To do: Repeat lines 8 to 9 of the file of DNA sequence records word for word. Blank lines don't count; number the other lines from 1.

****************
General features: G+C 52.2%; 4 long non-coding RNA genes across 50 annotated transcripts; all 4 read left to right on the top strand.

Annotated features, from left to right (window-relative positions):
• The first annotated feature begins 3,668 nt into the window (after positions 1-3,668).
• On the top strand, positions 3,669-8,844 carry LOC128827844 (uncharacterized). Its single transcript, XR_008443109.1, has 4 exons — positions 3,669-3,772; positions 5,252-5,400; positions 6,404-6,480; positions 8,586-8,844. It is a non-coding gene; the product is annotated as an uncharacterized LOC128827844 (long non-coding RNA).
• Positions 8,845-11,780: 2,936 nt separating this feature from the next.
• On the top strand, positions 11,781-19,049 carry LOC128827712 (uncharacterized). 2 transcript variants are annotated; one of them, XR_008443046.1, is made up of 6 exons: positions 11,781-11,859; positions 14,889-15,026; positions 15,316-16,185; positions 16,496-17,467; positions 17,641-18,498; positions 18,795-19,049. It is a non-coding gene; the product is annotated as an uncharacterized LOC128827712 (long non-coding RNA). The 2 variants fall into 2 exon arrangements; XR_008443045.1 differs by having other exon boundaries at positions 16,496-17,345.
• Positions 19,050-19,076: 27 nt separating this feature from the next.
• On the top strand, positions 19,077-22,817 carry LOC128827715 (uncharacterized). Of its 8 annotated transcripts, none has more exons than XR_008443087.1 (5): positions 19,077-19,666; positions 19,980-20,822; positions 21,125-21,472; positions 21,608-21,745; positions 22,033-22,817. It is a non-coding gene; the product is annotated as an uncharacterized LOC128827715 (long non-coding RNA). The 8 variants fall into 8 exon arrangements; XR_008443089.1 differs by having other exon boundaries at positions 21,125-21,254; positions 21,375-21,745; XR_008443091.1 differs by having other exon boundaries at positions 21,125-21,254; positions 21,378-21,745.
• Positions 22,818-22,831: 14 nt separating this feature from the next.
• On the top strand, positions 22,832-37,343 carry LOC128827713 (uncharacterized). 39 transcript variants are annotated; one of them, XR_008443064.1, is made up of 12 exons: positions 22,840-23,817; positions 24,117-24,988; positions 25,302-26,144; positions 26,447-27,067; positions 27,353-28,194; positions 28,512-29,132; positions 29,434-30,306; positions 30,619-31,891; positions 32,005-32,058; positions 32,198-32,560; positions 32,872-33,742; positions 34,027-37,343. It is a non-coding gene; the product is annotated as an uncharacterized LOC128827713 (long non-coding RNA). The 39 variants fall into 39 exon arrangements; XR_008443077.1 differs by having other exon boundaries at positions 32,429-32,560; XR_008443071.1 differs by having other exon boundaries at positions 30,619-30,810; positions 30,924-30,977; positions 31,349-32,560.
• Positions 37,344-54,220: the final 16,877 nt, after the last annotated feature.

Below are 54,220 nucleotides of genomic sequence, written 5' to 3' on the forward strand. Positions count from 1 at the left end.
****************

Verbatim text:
• On the top strand, positions 19,077-22,817 carry LOC128827715 (uncharacterized). Of its 8 annotated transcripts, none has more exons than XR_008443087.1 (5): positions 19,077-19,666; positions 19,980-20,822; positions 21,125-21,472; positions 21,608-21,745; positions 22,033-22,817. It is a non-coding gene; the product is annotated as an uncharacterized LOC128827715 (long non-coding RNA). The 8 variants fall into 8 exon arrangements; XR_008443089.1 differs by having other exon boundaries at positions 21,125-21,254; positions 21,375-21,745; XR_008443091.1 differs by having other exon boundaries at positions 21,125-21,254; positions 21,378-21,745.
• Positions 22,818-22,831: 14 nt separating this feature from the next.